Sourceforge, a prominent project hosting website, began to wrap some software downloads on the site in installers that included unrelated third-party offers.
This new way of delivering downloads to users affected only program downloads of projects where the admin of the project enabled the option.
Several popular program hosted on Sourceforge, the ftp client FileZilla for instance, have been offered primarily with download wrappers ever since.
It is clear however that the majority of projects on Sourceforge are not making use of download wrappers. I checked the first three pages of the site's top apps listing and found that most don't use download wrappers right now.
The easiest way to detect if a download is direct or not is to check for the text "installer enabled" on the download button.
Sourceforge displays direct download links on the same page. As is the case on sites that use download wrappers, the "clean" link is always less visible than the adware link.
One can argue at this point that Sourceforge's approach is not that different from other sites such as Download.com that use download wrappers. In fact, the site's opt-in approach ensures that the majority of downloads on the site are still adware free.
Events have taken a turn for the worse recently though as Sourceforge began to take over what it calls abandoned projects on the site.
The developers of GIMP, a popular image editor for various operating systems, noticed several days ago that Sourceforge took over control of the account on the site and started to distribute the program with a download wrapper that included adware offers.
ArsTechnica's investigation revealed that GIMP for Windows was not the only account that SourceForge took over. The list includes popular programs that are not officially hosted anymore on Sourceforge (or never have been but were included in the Sourceforge open source mirror directory) but still available on the site as projects including VLC, Firefox, Thunderbird, Drupal, WordPress, Eclipse, Net Beans or Subversion.
The indicator that a project has been taken over is that its new owner is sf-editor1.
If you check downloads of these projects right now on SourceForge, you will notice that they are not offered with download wrappers.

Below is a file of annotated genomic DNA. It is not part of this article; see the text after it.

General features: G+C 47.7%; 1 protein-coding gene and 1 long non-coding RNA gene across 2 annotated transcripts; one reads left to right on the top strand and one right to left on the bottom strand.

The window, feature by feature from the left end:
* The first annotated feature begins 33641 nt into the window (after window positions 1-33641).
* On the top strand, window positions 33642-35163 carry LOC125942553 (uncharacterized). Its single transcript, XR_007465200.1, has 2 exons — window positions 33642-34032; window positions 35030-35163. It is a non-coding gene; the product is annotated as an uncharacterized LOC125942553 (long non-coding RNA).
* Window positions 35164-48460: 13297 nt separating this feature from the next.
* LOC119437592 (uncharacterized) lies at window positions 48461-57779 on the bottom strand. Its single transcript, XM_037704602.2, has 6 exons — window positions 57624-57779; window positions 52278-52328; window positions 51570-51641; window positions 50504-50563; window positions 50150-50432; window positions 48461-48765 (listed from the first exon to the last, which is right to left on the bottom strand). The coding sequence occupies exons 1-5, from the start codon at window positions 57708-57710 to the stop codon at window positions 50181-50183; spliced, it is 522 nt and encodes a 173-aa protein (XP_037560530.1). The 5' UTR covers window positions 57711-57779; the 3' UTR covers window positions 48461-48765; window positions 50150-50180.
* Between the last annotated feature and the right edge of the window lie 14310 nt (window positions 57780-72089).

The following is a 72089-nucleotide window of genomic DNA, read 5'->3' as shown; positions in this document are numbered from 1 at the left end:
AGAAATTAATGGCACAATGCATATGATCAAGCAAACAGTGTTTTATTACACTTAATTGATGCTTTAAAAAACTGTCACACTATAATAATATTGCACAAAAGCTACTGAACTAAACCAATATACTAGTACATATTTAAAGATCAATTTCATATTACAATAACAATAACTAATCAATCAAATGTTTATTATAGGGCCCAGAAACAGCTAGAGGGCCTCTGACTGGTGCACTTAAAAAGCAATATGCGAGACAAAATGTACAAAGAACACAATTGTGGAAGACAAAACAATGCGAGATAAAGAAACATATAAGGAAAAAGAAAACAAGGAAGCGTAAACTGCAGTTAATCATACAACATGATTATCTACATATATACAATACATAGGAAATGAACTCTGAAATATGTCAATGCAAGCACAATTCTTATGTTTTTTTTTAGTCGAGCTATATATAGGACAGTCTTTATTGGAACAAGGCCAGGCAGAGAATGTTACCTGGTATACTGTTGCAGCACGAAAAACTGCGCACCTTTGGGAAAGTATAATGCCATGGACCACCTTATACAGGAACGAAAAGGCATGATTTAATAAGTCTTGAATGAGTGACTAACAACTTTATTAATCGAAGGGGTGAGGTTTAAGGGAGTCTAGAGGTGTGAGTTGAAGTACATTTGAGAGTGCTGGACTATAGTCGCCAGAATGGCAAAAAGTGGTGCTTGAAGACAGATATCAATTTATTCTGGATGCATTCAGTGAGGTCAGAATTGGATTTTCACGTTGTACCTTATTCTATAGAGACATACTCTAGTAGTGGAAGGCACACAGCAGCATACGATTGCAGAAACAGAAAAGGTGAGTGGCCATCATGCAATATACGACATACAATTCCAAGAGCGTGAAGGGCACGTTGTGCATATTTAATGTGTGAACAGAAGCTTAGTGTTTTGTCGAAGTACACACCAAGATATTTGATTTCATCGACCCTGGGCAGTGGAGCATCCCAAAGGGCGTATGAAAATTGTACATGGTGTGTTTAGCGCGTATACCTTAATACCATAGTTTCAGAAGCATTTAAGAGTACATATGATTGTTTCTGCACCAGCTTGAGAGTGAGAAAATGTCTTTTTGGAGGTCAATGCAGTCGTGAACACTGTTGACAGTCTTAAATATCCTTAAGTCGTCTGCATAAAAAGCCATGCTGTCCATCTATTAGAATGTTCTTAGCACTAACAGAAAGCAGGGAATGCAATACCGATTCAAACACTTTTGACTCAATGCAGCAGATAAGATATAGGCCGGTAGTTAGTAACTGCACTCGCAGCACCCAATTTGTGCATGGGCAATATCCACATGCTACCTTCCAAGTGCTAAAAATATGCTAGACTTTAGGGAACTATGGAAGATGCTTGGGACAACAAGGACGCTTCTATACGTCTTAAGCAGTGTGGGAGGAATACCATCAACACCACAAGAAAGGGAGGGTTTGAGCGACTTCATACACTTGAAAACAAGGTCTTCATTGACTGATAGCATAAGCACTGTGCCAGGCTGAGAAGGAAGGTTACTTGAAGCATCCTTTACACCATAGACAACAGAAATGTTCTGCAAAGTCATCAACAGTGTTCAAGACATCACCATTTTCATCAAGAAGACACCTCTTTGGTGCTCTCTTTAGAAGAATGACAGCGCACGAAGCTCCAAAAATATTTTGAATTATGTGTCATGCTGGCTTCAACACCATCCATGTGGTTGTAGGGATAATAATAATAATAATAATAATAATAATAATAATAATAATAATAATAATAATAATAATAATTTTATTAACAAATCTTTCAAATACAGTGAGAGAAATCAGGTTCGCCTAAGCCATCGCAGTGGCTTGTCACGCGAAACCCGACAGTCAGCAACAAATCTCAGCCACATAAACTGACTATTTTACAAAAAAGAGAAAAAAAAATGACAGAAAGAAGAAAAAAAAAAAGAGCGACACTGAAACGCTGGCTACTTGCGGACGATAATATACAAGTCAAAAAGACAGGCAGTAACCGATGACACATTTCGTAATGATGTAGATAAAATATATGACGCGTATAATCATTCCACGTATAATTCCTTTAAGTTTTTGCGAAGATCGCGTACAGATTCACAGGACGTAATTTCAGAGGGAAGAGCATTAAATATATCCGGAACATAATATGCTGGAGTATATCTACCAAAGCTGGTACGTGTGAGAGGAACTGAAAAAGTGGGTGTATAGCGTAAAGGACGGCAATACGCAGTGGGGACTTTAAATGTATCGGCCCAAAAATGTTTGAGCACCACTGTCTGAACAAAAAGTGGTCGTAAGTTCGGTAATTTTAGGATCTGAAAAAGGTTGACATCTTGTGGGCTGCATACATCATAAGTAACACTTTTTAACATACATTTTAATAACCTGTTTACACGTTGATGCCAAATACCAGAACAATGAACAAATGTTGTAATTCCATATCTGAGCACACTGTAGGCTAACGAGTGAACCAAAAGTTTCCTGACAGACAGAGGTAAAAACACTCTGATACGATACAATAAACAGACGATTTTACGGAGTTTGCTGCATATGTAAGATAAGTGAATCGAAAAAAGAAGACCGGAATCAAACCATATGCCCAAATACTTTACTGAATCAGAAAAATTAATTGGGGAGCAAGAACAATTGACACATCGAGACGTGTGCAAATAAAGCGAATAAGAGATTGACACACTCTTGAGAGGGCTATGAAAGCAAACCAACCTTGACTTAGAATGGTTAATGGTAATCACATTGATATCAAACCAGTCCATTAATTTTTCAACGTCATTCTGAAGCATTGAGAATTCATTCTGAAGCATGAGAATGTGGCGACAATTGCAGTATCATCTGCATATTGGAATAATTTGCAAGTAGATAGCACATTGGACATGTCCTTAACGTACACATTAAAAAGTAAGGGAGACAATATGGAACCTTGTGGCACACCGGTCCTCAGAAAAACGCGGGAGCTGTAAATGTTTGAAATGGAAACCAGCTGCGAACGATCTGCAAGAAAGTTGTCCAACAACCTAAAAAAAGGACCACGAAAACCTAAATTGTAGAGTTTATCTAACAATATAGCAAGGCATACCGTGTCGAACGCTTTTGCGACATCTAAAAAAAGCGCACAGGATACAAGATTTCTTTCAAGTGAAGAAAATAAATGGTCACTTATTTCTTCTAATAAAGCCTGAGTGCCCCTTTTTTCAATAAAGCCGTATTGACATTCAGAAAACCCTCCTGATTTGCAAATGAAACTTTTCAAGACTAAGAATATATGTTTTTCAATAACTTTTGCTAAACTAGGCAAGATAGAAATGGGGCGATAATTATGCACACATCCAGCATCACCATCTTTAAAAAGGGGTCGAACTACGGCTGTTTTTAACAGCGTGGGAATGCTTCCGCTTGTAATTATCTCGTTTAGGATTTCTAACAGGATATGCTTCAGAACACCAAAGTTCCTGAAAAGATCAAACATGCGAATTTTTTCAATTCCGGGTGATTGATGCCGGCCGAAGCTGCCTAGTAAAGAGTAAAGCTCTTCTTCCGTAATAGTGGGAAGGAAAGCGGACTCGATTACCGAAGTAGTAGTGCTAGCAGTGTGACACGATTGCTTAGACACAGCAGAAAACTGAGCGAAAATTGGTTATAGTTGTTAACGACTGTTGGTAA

Even GIMP for Windows, which was offered with download wrappers previously, is offered as a clean download on Sourceforge as of today.
While the projects are still listed under the sf-editor1 user account, it appears that all download wrapper functionality has been removed from all projects owned by that account.
An update posted to the official Sourceforge blog reveals additional details about that:
Since yesterday, SourceForge Gimp-Win mirror downloads only the original software without any offers. We also invite the Gimp-Win developer to take back control of the project if that is his desire, while respectfully asking that he maintain any project updates or allow us to do so.
While Gimp is mentioned exclusively, it is likely that the same has been done for other projects the company too over on Sourceforge. At the very least, all of them are not making use of download wrappers at the time of writing.
It is clear that Sourceforge is in full damage control mode after the story broke and while it removed wrappers from downloads, it did not hand over accounts to previous owners.
While Internet users who became aware of it may distrust Sourceforge now -- if they did not distrust the site before already starting the day it introduced download wrappers -- it is likely that the majority of users on the Internet are unaware of it.
Now You: What's your take on this?Advertisement
Advertising revenue is falling fast across the Internet, and independently-run sites like Ghacks are hit hardest by it. The advertising model in its current form is coming to an end, and we have to find other ways to continue operating this site.
We are committed to keeping our content free and independent, which means no paywalls, no sponsored posts, no annoying ad formats or subscription fees.
If you like our content, and would like to help, please consider making a contribution:
Ghacks is a technology news blog that was founded in 2005 by Martin Brinkmann. It has since then become one of the most popular tech news sites on the Internet with five authors and regular contributions from freelance writers.